In a review  😀


Take your mind out of the gutter!  We’re speaking about serious stuff here!


Reviews are gold to authors. They can launch a career attracting flocks of readers or drown a book they’ve sweat many hours on.

They’re also the reader’s “light in the night” when he wants to choose his next best adventure/gorgeous book boyfriend/ kickass heroine/spaceship travel…


Reviews can also be a daunting task and not only to newbies but to seasoned reviewers as well. The “Blank Page Syndrom” can plague reviewers as well. Have you ever wanted to write what this book made you feel and yet, nada, niente, nichts, nothing … not even one word is coming to your tired brain? Even worse as it happens when you promised your first newborn to this charming author you would write THE review of all reviews if you got the ARC. Does it ring a bell?


Or you’ve stalked the author because you just would die if he did not send you the book you’ve waited sooooooo long (usually in a series you’ve loved so far) but there’s just this tiny problem: you did not like the book. At all. What would you do?


Now let’s all be organized and tackle one topic at a time.


  1. Long versus short, what’s better?


If you write a short review you’re certain the reader will read it all. No one will get lost in your words and stop reading because you’ve bored him/her to death. For authors any review is good because it helps boost their sale and draw potential reader’s attention.


If you write “It was good I loved it thanks for the ARC” well people won’t have a clue about what made the book so great or they’re mind readers perhaps.


I know that I do tend to write long reviews. Guilty your Honor!


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Sometimes it’s like a verbal diarrhea. Unfortunately I haven’t found the magic pill to write meaningful but not too long reviews. I’m a “go big or go home” kind of girl and when a book swept me off my feet I tend to gush about it. Especially if I’ve highlighted quotes like mad because the book was so well written or inspirational. Give me an Amy Harmon book any day and I’m relapsing.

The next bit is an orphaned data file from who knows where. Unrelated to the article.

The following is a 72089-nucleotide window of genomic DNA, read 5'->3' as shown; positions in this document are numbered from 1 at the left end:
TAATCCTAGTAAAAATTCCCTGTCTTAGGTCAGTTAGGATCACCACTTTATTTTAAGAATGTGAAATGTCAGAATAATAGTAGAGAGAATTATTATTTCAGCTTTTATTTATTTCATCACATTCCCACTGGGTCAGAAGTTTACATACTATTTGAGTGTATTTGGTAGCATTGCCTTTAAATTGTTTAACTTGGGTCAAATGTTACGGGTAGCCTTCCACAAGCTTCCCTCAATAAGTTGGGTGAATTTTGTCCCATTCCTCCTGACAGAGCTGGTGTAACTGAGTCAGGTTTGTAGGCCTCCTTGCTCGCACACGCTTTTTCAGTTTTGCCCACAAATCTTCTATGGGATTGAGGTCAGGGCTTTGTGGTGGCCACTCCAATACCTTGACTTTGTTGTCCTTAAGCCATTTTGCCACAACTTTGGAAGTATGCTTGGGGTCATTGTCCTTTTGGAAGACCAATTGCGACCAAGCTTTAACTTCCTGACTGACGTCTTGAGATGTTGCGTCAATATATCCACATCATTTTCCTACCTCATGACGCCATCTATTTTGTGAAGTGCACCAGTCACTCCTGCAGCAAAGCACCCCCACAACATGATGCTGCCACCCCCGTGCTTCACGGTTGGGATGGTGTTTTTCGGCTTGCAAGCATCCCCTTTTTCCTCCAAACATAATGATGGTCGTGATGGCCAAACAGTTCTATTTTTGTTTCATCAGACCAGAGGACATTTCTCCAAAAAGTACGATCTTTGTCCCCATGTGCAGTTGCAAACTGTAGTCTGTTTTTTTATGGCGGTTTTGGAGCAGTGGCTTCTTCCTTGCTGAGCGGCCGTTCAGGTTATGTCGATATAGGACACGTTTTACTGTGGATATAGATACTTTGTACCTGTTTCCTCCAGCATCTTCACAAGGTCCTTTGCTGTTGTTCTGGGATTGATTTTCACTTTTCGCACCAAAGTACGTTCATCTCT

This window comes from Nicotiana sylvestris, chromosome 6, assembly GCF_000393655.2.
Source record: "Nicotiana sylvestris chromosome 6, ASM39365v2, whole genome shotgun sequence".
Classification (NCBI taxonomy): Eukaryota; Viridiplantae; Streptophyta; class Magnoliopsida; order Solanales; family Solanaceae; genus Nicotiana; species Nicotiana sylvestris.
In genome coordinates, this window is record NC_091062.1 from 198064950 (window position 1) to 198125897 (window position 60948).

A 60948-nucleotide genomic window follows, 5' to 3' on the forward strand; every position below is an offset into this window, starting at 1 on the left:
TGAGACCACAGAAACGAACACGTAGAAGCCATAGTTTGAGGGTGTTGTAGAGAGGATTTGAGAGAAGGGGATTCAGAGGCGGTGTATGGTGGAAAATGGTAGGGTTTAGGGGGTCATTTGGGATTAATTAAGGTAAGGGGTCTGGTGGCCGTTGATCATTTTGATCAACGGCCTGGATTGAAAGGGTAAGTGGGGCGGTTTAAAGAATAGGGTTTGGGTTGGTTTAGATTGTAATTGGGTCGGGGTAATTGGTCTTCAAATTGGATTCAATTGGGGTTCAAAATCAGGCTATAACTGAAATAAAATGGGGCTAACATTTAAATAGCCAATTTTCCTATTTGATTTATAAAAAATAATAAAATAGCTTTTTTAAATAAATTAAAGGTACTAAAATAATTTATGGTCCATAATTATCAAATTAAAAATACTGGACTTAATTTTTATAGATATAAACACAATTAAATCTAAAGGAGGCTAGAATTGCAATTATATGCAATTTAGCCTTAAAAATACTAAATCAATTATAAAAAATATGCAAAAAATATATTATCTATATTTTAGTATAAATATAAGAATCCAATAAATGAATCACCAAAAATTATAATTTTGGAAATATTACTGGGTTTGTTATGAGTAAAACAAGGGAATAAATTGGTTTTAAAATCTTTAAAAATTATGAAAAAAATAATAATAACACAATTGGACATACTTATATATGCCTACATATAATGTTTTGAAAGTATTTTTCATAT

The pros: you WILL know why I found the book so great and probably if the male hero flosses his teeth with the tongs of his conquest as Piper Lawson would say.

The cons: you may fall asleep before reaching the end of the review. Mind you it could be a pro if you’re suffering from insomnia…

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As I’m obviously a bad, bad girl I try to fix my problem writing some key sentences in bold. See that’s the trick: if you’re in a hurry you could read the sentences in bold and you’d have the core of my review.


In conclusion: size does matter, sorry guys…



  1. The Big Bad Word: Spoilers


I think this one will be a no brainer. DON’T SPOIL! EVER!


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If you buy a book you don’t want to know the end or that major turn of events or… Would you have liked to know if Bella would choose Jacob or Edward? No, of course not!


What is a spoiler?

Some would say “everything that’s not mentioned in the blurb”. Well sometimes your review would be very, very short if the blurb is very cryptic and only brushing 0,5% of the story.


In my opinion you should avoid:


speaking about any turning point that’s not mentioned in the blurb. Stay vague  say something along “it won’t be a smooth ride” or “there will be a major event changing the course of the story” or…



speaking about the main character’s choice of partner if there’s a love triangle. See Bella/Edward/Jacob above;


speaking explicitly about pet peeves like “is there cheating or not?” etc. You can say “this book contains triggers” but once again stay cryptic;



telling the end of course!!!!  One exception to the rule: cliffhanger. Why? Because there’s nothing more frustrating than buying a book, hoping this is a standalone and realizing at 98% that you’re heading for a huge cliffhanger AND THE NEXT BOOK IS NOT PUBLISHED YET! Worse there’s no publishing date to day. I can’t tell you the gallons of ice cream I ate or when I could not zip my jeans anymore the miles I ran on the treadmill to let out some steam. It was better than boarding the next plane with a whip just to push the author to write faster because I had to know what would happen next!
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  1. I did not like the book. Should I lie?


NO!  Lying Is a sin. Didn’t you know it?

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Maybe your mummy raised you right and you don’t want to hurt the author’s feelings.

Maybe you just got the ARC from this publishing company and you are afraid a small rating would push you on their bad side…no more ARCs for you.

Maybe you don’t want to be the black sheep because all your friends thought this book was the next best thing. Peer pressure even if you’re not in school anymore.